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Radio Frequency (RF) Traveling Wave Inspection Tool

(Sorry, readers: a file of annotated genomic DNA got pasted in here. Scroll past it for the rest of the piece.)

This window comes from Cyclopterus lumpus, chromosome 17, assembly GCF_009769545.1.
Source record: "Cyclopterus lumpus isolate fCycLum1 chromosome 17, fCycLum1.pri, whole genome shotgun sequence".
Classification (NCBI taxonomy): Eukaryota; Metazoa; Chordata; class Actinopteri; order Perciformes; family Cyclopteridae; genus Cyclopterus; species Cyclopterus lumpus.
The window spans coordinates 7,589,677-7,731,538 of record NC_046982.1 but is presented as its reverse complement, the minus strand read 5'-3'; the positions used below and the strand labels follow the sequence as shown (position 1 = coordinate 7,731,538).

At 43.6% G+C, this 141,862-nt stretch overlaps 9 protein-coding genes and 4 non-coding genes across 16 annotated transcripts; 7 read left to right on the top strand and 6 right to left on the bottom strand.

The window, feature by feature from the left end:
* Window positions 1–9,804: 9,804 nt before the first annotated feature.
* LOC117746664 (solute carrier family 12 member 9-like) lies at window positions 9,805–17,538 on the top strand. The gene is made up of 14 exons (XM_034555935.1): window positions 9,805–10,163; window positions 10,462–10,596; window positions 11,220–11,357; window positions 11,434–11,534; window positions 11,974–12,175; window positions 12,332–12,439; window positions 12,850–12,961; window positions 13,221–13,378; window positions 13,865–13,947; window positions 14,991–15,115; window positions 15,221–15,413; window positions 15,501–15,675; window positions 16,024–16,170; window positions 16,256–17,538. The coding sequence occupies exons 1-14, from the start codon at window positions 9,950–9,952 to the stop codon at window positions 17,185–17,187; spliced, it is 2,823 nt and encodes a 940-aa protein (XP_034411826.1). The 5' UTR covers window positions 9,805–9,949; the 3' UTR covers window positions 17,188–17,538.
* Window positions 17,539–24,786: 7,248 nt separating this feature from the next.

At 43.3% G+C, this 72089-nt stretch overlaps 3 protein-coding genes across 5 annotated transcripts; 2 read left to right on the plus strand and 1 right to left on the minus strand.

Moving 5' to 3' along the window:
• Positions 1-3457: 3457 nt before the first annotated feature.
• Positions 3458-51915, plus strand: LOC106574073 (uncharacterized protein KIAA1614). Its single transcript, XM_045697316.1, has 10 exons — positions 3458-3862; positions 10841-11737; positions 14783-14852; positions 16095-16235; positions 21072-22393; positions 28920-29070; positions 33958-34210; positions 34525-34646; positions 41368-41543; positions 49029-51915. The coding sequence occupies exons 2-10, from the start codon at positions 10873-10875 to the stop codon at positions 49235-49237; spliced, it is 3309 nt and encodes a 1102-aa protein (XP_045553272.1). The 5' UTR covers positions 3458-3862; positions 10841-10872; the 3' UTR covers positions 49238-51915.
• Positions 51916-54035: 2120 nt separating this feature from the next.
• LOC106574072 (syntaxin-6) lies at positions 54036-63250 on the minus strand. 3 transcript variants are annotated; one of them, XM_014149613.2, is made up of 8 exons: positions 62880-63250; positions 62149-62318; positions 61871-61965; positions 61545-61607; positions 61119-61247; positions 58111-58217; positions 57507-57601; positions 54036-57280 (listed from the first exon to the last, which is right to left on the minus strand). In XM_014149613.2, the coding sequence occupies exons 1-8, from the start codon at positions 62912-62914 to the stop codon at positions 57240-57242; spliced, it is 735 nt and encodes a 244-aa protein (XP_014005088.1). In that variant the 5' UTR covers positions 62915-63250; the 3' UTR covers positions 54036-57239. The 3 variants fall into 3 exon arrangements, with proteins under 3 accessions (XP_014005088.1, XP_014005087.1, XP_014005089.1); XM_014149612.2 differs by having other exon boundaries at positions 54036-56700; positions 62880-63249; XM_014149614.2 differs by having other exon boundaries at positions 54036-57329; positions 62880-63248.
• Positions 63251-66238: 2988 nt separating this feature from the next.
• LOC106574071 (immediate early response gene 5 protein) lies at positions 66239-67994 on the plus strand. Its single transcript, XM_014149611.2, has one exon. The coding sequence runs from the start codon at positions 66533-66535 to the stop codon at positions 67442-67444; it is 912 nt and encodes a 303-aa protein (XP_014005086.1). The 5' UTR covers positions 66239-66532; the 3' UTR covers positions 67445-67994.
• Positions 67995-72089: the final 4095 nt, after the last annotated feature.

OBJECTIVE: Develop a non-destructive Radio Frequency evaluation tool for aircraft specialty coatings. DESCRIPTION: Specialized aircraft coatings can degrade over time and impact desired performance. Currently, waveguide reflectometers are used as an RF point inspection tool for on aircraft measurements. Current reflectometers measure at normal incidence or 90 degrees to the surface which does not accurately predict the electrical performance of the material across the aircraft's surface. It is desirable to measure the interaction of the non-specular component or traveling wave to fully characterize the electrical performance of the coatings. A new RF hand held measurement device is desired that is capable of making true traveling wave measurements excited between 5 degrees and 20 degrees to the surface. The device should be able to determine the attenuation per unit length (i.e.: dB/in) of a surface wave that is excited on the surface of the aircraft. It is desirable to measure this performance across the frequency band of 2-18 GHz. It is acceptable to have multiple devices to cover this frequency band, but not more than four. A single broad-band probe is highly desirable. The probe will be used on fielded air vehicles and cannot damage the surface being measured. The device should pose no safety hazard to personnel or equipment and can be used in an aircraft fueled environment. It shall be capable of being approved for flight line operation. The surface will not typically be flat and therefore should conform to the surface being tested. Assume that the probe must accommodate surfaces from flat to a compound radius of curvature of 50 inches. Ability to support higher radii of curvature is desirable. The probe should fit within a 12"by 12"area on the aircraft. A smaller footprint is desirable. It is anticipated that the probe will work in conjunction with a government furnished vector network analyzer. The analyzer is a two port instrument and it is desirable that the probe not require additional ports, access to analyzer may be arranged. The probe shall not impact analyzer battery power more than 20%. A standalone device or one that utilizes special test equipment is acceptable. It is expected that this probe will be transportable and operable by a single technician. PHASE I: Perform research relevant to surface wave excitation, attenuation and understand the challenges and goals of this program. Use commercially available magnetic materials as required. Develop methods on how to measure surface wave attenuation provided by the application of coating. Perform trade studies on the various concepts and down-select an approach that will be prototyped in Phase II. PHASE II: Design and fabricate the probe identified in Phase I for performing measurements in a lab environment. Results obtained should be verified with other methods of characterizing material performance. Extraction of material permittivity and permeability using standard techniques and analytically determining the surface wave attenuation is acceptable. A method of moving the probe along the surface while collecting data at predetermined locations should be explored for feasibility and utility. PHASE III: A probe suitable for flight line field use shall be demonstrated. Must be suitable for use in a hazardous vapor environment defined by the National Electric Code, Class I, Division 2. Probe shall not require modification to the surface being inspected nor shall it damage a typical painted surface. REFERENCES: 1. Richmond, J.H., Peters, L., and Hill, R.A.,"Surface Waves on a Lossy Planar Ferrite Slab,"IEEE Trans. Antennas and Propagation, AF-35 (7), 1987. 2. Collin, R.E.,"Field Theory of Guided Waves,"2nd ed. IEEE Press, Piscataway NJ, 1991, pp. 712-718. 3. Klopfleisch, M. and Schellenberger, U.,"Experimental Determination of the Attenuation of Surface Electromagnetic Waves,"J. Appl. Phys., 70 (2), 1991.
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